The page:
21st Century Brontë #29: The Fiction Lessons of FullMetal Alchemist

21st Century Brontë #29 by Brontë Bettencourt

FullMetal Alchemist

In eighth grade, my friend Madison introduced me to an anime series entitled Fullmetal Alchemist at a time in life when I had to ask what the hell anime was.


The story: Edward and Alphonse Elric are two brothers who practice alchemy, a science that manipulates and alters matter by using natural energy.

In a failed attempt to bring their mother back to life, Ed loses his leg, while Al loses his entire body to a mysterious doorway known as The Gate of Truth. But Ed manages to embody Al’s soul into a suit of armor; Ed sacrifices his arm in the process in order to keep his brother alive. The two are on a quest for the Philosopher’s Stone, a legendary transmutation amplifier that could make their bodies intact once more.

At the beginning of every episode, the rule of equivalent exchange is explained: one cannot gain something without giving up something equal in return. The Philosopher’s Stone is said to help the user avoid this rule, capable of feats such as, yes, the legendary one of transmuting standard metal into gold. But there is no evidence that such a stone exists, or could be created.

I love the series for a multitude of reasons, the first being the strength that family bonds provide. Ed and Al navigate the world at such a young age. Their personalities counteract one other’s. Ed is more hot-headed and realistic. Al more soft-spoken, and empathetic.


They encounter a false prophet who uses alchemy to persuade an entire town that he can perform miracles as a holy man. While Al agrees in the wrongness in the prophet’s acts, Al also notes the good that this hope provides the town. The brothers’ conversations serve as a way for audience to mediate on the moral issues instead of taking such morality as flimsy props with which to garland an action-oriented plot.

The brothers’ relationship strengthens them, helping them survive all the violence and fucked up ethics they encounter.

They have experienced loss and grief at such a young age. This is one of the ways the creator, Hiromu Arakawa, creates substantial relationships: the characters know what it is like to lose someone. This is what fuels the characters’ drive toward their goals.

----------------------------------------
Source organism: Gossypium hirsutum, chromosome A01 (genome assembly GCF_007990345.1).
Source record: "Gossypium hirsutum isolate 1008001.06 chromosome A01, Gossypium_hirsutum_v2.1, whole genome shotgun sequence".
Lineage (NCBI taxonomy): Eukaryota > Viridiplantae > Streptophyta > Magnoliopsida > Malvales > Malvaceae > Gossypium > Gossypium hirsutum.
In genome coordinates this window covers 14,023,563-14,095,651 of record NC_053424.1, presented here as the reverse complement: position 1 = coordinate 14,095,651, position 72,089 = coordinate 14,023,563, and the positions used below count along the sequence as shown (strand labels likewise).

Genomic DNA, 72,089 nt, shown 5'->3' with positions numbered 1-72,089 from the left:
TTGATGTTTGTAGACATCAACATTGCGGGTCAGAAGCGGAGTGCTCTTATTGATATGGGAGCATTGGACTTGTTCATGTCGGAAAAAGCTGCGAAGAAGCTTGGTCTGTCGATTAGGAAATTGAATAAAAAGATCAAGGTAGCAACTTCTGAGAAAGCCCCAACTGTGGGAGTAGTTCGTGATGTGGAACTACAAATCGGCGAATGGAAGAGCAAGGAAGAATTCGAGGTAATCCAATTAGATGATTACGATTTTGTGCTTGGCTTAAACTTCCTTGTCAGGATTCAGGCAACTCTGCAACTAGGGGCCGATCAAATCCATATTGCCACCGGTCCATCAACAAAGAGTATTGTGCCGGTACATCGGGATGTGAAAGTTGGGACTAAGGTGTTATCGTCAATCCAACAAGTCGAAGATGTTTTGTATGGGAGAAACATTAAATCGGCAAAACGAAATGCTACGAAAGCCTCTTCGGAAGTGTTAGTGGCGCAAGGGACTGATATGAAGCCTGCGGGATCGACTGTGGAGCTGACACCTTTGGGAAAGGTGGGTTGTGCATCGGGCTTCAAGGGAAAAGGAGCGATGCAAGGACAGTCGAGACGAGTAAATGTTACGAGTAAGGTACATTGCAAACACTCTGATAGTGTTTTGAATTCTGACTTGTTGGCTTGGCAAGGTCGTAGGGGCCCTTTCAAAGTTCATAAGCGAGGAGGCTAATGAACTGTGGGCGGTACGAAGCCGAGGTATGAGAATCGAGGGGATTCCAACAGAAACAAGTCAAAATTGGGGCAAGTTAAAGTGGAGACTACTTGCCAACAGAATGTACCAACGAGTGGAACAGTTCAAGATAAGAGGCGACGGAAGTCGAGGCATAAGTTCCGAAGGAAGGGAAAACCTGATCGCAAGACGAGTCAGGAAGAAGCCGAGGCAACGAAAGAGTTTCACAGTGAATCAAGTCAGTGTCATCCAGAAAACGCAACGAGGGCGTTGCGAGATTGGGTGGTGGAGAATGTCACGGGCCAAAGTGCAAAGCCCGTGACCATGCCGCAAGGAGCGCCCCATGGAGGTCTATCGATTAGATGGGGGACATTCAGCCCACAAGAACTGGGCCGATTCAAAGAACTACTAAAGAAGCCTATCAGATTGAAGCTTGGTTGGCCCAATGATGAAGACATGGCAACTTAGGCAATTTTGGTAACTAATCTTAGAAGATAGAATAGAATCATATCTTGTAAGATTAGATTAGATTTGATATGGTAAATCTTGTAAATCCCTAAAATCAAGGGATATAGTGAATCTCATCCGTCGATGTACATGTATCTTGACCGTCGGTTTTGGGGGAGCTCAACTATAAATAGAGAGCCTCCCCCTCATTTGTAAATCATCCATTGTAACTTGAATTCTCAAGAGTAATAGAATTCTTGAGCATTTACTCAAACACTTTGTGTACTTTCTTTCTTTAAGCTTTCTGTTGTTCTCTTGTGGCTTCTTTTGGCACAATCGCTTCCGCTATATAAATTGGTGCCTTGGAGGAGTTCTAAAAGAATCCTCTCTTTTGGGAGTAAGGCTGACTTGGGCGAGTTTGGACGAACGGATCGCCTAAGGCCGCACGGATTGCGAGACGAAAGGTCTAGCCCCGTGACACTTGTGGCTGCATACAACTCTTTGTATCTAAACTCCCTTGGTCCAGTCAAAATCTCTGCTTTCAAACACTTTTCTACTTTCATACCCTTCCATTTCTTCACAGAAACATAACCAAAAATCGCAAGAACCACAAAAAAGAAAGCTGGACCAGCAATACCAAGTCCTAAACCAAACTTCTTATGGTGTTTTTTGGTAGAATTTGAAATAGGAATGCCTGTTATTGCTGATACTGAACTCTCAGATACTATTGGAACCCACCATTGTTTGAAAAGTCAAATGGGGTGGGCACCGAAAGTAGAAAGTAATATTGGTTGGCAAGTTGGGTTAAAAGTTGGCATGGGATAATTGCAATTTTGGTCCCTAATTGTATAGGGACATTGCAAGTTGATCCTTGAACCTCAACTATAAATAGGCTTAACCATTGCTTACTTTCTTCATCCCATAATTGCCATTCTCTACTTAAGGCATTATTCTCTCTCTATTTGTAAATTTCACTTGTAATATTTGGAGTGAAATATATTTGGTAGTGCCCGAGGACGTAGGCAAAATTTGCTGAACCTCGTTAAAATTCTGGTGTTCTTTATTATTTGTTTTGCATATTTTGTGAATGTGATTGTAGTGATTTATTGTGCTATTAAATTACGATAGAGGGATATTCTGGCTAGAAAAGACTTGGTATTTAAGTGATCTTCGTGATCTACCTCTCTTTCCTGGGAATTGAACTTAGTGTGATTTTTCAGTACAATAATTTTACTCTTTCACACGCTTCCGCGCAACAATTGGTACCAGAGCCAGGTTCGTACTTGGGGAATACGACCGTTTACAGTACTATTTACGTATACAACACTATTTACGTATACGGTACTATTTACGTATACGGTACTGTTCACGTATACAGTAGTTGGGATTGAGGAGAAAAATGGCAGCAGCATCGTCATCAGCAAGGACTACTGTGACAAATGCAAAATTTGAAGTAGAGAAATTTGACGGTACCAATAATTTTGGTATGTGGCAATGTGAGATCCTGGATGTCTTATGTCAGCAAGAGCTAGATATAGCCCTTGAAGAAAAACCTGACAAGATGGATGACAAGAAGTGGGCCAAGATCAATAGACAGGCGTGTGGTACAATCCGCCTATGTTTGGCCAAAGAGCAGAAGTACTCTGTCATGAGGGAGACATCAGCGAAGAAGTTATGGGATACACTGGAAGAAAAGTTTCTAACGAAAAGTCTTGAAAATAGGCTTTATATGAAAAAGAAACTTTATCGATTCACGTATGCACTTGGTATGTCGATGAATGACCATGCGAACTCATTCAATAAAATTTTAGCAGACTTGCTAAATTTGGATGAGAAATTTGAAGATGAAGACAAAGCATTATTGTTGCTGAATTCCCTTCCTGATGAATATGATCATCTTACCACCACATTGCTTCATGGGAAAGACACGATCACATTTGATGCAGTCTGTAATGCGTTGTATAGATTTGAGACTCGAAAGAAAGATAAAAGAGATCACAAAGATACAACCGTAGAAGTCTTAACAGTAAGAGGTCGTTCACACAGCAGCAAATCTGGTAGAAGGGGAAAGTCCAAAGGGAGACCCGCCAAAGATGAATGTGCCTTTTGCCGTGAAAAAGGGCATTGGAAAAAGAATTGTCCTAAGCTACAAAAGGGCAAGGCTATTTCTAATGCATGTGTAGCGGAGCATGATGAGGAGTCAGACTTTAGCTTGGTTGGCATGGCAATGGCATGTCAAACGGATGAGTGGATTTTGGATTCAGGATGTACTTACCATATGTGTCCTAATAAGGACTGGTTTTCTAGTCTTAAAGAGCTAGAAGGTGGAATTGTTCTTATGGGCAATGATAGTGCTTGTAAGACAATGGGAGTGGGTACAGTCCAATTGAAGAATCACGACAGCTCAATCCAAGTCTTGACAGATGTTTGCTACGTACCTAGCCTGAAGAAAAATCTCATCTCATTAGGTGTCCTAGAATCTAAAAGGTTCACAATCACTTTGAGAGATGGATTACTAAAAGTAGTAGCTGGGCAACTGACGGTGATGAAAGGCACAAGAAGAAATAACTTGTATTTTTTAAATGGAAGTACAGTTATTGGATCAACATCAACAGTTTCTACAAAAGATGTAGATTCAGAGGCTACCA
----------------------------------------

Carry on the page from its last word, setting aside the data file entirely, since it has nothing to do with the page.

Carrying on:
The concept of equivalent exchange reoccurs throughout the show, since the characters need to sacrifice in order to achieve their goals. The complications of the magical science are explored in great length, and the brothers must learn to make wise and responsible decisions with the power they hold.

Even with proper training and discipline in transmutation, Ed and Al cannot prevent a State Alchemist named Shou Tucker from creating a talking chimera by transmuting his daughter and dog together. Tucker’s arrest feels mild compared to the atrocity he committed. We learn that the transmutation cannot be undone. The chimera is killed as a result. This devastates the brothers.


This is a lesson that Ed and Al carry with them for the rest of the series: despite their knowledge and power, bad things still happen to good people. Ed laments that despite being the youngest State Alchemist to receive his certifications, he is “a simple human who couldn’t save a little girl. Not even with alchemy.”

Fullmetal Alchemist means so much to me because of these hard lessons. I was around Ed and Al’s age when I delved into this series. I saw nothing wrong in their wanting to bring their mother back to life. But what made this story stand out from the other anime I was getting to know at the time was that the brothers operated in a world that didn’t cater to them.

In Sailor Moon, the characters overcome all obstacles with sheer faith in each other. In Yu Yu Hakusho, Yusuke Urameshi is brought back to life by the fifth episode to serve as a Spirit Detective for the Spirit World. And in Dragon Ball Z, a simple wish from the Dragon Balls bring the heroes back to life multiple times.

In Fullmetal Alchemist, the world never bends to Ed and Al’s wills.

There’s an episode where Ed is nearly murdered by a serial killer. When the average anime protagonist would train to overcome this obstacle, or acquire a more powerful weapon, Ed instead reflects on his own mortality. The show reminds us that this is still a child learning to cope with a traumatizing situation. Death is a real threat for these characters. I just wanted to see these characters happy, which stemmed from many, many stories derived from the source material manga.

Another reason why I love this series is how easily Arakawa can change the mood. When the moment calls for a serious instance, she definitely delivers. But she prevents the story from becoming too heavy with emotion, reminding the audience of relationships and characters that are at stake.